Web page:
Penlee House Gallery & Museum, Penzance
The artistic heart of West Cornwall's history

Self Portrait

Oil on canvas. On loan from private collection.

Dod Procter

1890 - 1972

Dod Procter was born Doris Shaw and probably chose her androgynous epithet to thwart convention. Starting her artistic career as a teenage pupil at the Forbes' School, she went on to become perhaps the most famous artist of her day.



Dod Procter - 1890 - 1972

Doris (‘Dod’) Shaw was only fifteen when her mother brought her and her brother to study at Stanhope and Elizabeth Forbes’ art school. It was there that she met fellow student Ernest Procter, whom she married in 1912.

Dod’s mother also took her to Paris, in 1910, to study at the Atelier Colorossi, where she was inspired by the impressionist and post-impressionist painters, especially Cezanne and Renoir.

Through the 1920s she specialised in painting the figure, usually single female figures, sometimes nude, others in softly draped clothes. One of these paintings, ‘Morning’, was bought by the Daily Mail for the Tate Gallery collections, which made Dod Procter a household name of the day.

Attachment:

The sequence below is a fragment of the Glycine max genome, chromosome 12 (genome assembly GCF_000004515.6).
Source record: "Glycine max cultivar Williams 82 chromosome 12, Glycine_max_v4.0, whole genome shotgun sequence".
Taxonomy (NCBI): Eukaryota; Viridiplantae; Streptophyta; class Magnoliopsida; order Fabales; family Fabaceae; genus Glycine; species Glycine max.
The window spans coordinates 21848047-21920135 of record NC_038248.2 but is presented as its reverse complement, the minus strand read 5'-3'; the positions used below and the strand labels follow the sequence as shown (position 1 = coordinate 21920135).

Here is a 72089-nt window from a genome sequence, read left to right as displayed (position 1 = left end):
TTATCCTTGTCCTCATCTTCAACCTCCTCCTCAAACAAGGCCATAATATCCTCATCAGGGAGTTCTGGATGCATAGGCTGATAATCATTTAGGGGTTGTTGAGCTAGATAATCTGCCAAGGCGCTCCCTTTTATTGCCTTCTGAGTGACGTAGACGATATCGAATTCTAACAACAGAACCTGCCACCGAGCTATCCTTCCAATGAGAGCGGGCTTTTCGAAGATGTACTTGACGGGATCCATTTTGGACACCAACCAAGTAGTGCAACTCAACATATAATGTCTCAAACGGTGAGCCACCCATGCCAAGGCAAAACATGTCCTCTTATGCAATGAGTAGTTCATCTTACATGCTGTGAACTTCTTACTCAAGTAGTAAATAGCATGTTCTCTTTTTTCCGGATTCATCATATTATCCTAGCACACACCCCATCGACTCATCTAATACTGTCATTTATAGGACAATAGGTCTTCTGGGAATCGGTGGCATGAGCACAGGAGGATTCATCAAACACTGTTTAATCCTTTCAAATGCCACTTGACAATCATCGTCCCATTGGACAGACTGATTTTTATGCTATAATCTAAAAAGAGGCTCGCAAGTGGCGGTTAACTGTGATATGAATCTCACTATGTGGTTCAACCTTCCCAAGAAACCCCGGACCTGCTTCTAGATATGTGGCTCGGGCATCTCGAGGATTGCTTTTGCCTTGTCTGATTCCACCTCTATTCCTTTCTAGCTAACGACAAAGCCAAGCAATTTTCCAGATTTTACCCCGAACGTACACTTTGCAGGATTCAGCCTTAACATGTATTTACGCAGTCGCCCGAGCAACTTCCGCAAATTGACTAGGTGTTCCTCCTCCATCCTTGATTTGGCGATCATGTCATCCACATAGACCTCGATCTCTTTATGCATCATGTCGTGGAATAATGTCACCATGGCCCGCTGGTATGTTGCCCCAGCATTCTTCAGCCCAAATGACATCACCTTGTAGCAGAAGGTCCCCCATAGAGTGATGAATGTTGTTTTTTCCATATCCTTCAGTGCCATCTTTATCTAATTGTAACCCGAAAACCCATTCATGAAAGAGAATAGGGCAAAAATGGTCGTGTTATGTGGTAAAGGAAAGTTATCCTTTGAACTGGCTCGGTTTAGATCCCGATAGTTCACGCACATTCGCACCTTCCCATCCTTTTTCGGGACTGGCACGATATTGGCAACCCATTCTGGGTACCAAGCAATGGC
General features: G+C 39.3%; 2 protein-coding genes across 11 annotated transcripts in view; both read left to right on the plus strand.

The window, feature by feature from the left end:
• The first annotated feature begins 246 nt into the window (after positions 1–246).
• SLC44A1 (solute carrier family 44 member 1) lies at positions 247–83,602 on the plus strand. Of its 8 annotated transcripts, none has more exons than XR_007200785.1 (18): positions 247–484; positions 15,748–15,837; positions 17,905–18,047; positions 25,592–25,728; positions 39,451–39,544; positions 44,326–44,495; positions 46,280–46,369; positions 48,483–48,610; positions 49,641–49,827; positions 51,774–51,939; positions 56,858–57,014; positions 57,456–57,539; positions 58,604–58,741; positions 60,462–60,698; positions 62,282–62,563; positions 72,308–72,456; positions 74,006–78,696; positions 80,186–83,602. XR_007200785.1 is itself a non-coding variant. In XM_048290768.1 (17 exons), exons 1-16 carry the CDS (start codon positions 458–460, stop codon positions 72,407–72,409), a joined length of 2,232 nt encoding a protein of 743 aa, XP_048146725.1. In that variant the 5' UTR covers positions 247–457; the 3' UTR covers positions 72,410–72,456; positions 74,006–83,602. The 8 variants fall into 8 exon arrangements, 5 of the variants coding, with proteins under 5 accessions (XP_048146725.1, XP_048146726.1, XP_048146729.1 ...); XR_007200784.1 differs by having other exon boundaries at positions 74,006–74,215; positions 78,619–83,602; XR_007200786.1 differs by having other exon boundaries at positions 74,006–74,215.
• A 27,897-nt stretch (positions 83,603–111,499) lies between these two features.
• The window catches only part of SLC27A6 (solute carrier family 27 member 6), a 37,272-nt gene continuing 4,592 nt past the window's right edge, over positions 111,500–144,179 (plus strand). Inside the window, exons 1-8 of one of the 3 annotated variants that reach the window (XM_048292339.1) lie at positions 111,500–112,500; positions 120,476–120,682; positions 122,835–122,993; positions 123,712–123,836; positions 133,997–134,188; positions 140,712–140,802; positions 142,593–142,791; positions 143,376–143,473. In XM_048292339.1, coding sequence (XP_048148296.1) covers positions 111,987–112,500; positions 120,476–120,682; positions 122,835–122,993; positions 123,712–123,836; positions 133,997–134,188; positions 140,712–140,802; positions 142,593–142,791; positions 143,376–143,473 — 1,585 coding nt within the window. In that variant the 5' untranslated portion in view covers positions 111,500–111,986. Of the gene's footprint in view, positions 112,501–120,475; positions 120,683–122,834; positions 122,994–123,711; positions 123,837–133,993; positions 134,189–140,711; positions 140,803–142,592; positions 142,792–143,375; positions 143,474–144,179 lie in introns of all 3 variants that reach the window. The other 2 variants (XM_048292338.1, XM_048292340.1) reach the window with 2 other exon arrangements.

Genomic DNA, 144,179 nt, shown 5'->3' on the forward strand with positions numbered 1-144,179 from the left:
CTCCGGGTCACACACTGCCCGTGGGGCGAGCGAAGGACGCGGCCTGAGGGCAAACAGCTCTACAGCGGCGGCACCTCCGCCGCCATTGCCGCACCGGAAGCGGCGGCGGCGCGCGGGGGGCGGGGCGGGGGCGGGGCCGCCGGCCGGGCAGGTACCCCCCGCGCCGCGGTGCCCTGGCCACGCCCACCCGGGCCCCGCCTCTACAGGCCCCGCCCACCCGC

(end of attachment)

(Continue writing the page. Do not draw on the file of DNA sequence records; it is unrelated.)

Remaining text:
Ernest Procter died suddenly in Newcastle in 1935. After a period of travelling, Dod returned to west Cornwall in 1938, living in the area until her death, occasionally travelling abroad and often exhibiting in London, including at the Royal Academy.

The style of Dod Procter’s later works changed considerably, as did the subject matter, which included landscapes, paintings of children and still-life. She died aged 80, thirty-seven years after her husband.

For further information, see 'A Singular Vision: Dod Procter', Alison James, published by Sansom & Co.